Don't fear 'emerging' dance; it's a delight

Published May 19, 2007

TAMPA - The crowd was sparse for opening night of Moving Current's New Grounds concert. Perhaps potential audience members feared that an evening of dance by "emerging" choreographers meant substandard work.

Such fears were groundless. In fact, the concert - which continues with performances today - is one of the most consistently elegant, inventive and enjoyable local dance offerings in a long time.

The idea behind New Grounds, now in its seventh year, is to give up-and-coming choreographers a chance to showcase their work in a professional setting.

Often, there's a noticeably weak piece or two. This year, every performance has moments, at least, of real power and beauty.

Perhaps the weakest piece of the evening is the first. "Beach Notes" is this year's community dance project, in which dancers from Moving Current join with Forever Moving, a company of older dancers, and local youngsters.

"Beach Notes" is colorful and enjoyable, but mostly inconsequential. A final and beautiful dance segment finally ignites the piece.

Gainesville's Colette Krogol follows with a hugely fun and acrobatic solo set to a cover version of Elvis Presley's Return to Sender.

Courtney Smith next offers a compelling solo work. Smith's movement is striking, but perhaps the most impressive element of the work is her combining of speeches by Malcolm X, Martin Luther King and Charles Manson with music by Chopin. The effect is stunning, and the dance complements it exquisitely.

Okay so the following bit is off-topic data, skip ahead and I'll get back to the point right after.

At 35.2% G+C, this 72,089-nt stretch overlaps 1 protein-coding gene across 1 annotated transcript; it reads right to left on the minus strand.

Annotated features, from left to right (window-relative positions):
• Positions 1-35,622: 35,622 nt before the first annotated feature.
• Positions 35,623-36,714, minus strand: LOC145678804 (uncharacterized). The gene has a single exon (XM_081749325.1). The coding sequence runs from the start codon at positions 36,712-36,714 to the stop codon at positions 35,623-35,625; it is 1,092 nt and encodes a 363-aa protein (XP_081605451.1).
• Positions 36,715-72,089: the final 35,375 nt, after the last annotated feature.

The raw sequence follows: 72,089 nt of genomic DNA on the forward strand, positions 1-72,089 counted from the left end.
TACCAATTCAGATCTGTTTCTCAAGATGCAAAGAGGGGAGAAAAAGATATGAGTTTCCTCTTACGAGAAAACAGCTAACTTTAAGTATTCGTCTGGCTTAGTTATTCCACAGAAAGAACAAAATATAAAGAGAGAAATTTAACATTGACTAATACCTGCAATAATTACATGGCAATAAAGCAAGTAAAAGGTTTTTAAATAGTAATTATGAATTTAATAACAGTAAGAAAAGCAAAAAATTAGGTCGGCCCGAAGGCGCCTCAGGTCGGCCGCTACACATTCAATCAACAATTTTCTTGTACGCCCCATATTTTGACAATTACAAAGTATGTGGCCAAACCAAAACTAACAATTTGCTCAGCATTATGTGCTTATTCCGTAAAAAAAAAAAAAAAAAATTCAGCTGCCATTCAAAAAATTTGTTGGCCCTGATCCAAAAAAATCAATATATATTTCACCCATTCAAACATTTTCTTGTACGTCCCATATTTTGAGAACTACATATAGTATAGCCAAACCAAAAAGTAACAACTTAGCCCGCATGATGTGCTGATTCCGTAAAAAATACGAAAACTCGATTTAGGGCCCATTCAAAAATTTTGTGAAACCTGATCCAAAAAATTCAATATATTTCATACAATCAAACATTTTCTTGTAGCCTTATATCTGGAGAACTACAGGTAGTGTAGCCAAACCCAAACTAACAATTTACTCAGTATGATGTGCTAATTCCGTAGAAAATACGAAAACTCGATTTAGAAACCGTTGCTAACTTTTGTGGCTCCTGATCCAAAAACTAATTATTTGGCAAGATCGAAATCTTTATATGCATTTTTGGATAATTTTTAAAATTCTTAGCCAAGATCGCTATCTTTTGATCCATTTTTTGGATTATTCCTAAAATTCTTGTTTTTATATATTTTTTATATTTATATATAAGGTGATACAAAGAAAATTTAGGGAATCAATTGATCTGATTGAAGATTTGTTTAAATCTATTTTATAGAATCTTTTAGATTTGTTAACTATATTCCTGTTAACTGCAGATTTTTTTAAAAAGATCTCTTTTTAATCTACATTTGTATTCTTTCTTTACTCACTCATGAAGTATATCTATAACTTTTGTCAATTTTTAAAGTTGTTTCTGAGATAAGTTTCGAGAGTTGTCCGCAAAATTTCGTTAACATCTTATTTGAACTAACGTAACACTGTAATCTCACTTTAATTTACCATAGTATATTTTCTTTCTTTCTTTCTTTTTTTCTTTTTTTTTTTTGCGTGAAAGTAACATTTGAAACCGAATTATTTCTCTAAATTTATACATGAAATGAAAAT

The first act ends with a delightful take on Ravel's Bolero by Ferdinand De Jesus of Lakeland. De Jesus has found a lightness and humor in the famously heavy-handed music, and the dancers from Florida Dance Theatre, while far from flawless, carry it off with just the right attitude.

The second half isn't quite as strong, but Rachael Inman of Birmingham, Ala., offers an absolutely beautiful solo aerial work, "By a Thread ... ."

"The Zoo, " by Robyn Luck of Miami, features some amazing abstract video (by Luck) but it overpowers the dance.

Matthew Reeves' "Bowling Green" is a lovely duet that evokes a pastoral America of both hope and despair that offers some gorgeous tableaus and provoking images. Palatka's Alison McLearn ends the evening with a mild but still impressive trio called We are, we want, we were.

If you go

Moving Current's New Grounds

The performance repeats at 2 and 8 p.m. today in Theater I on the Tampa campus of the University of South Florida. $15 general admission, $10 students and seniors. (813) 974-2323